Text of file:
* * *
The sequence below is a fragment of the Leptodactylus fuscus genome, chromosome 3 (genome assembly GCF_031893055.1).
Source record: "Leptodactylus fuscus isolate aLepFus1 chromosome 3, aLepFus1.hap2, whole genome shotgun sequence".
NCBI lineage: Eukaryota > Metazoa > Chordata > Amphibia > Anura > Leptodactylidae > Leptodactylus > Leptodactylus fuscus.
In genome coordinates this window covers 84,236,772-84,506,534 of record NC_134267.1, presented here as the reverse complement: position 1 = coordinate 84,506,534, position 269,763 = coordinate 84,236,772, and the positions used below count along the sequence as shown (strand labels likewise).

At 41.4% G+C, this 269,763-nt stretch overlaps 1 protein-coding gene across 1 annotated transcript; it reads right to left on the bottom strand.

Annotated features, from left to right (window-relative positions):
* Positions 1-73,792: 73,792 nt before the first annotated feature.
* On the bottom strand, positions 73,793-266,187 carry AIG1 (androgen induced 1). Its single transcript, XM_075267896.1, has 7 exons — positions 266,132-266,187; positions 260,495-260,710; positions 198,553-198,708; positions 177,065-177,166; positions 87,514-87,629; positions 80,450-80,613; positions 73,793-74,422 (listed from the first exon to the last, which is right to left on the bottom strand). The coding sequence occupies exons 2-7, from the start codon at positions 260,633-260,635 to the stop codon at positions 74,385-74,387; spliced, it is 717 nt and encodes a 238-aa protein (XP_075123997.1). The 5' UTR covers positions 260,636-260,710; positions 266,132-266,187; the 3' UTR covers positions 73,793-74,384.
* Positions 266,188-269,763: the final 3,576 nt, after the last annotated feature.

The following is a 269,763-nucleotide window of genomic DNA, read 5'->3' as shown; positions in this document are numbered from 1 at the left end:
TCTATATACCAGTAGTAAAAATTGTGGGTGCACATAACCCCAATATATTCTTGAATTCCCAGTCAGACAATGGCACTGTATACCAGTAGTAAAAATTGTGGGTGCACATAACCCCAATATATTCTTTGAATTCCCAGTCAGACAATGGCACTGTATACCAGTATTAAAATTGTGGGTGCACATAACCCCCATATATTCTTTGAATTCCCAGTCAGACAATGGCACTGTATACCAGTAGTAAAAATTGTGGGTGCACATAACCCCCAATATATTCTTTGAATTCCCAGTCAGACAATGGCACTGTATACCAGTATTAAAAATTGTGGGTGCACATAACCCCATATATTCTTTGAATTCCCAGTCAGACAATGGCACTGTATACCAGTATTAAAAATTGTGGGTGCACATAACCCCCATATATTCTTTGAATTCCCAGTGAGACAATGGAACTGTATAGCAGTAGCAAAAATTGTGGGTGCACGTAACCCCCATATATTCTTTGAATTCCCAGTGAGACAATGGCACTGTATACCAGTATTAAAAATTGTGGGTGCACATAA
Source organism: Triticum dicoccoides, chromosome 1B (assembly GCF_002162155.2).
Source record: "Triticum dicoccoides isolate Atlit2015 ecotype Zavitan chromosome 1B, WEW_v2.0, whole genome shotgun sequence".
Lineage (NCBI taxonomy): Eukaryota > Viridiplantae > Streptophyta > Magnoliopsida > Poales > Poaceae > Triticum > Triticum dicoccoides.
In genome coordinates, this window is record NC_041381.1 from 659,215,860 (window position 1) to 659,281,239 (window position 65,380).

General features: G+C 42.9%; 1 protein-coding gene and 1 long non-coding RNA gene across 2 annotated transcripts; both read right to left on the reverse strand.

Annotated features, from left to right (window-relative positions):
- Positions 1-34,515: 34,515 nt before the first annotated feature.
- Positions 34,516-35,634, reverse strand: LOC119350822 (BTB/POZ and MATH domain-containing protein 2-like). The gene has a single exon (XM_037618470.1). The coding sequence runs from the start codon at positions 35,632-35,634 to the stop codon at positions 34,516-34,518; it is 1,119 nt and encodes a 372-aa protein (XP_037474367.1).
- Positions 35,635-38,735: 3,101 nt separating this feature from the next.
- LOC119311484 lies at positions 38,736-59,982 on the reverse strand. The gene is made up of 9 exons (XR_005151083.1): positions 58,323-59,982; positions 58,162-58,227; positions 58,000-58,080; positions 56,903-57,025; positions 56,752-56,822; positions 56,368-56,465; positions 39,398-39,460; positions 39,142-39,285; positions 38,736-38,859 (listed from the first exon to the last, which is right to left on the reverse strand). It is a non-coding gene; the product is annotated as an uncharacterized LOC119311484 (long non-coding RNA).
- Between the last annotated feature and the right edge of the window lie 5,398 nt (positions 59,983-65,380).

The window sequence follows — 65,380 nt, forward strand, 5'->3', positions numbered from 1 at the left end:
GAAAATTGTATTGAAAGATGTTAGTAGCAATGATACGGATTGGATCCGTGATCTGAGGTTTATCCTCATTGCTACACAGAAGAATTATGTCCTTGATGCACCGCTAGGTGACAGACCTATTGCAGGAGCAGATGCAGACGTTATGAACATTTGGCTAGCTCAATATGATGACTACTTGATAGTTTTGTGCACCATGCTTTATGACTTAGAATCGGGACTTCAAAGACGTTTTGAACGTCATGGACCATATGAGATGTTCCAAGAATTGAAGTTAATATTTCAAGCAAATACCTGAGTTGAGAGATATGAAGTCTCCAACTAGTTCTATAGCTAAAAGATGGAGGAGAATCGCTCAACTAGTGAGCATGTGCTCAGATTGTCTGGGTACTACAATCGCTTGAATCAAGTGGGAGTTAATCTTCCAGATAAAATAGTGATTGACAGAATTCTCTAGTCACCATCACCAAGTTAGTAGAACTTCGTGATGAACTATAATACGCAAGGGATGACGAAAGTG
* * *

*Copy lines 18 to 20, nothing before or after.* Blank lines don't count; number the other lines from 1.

- Positions 1-34,515: 34,515 nt before the first annotated feature.
- Positions 34,516-35,634, reverse strand: LOC119350822 (BTB/POZ and MATH domain-containing protein 2-like). The gene has a single exon (XM_037618470.1). The coding sequence runs from the start codon at positions 35,632-35,634 to the stop codon at positions 34,516-34,518; it is 1,119 nt and encodes a 372-aa protein (XP_037474367.1).
- Positions 35,635-38,735: 3,101 nt separating this feature from the next.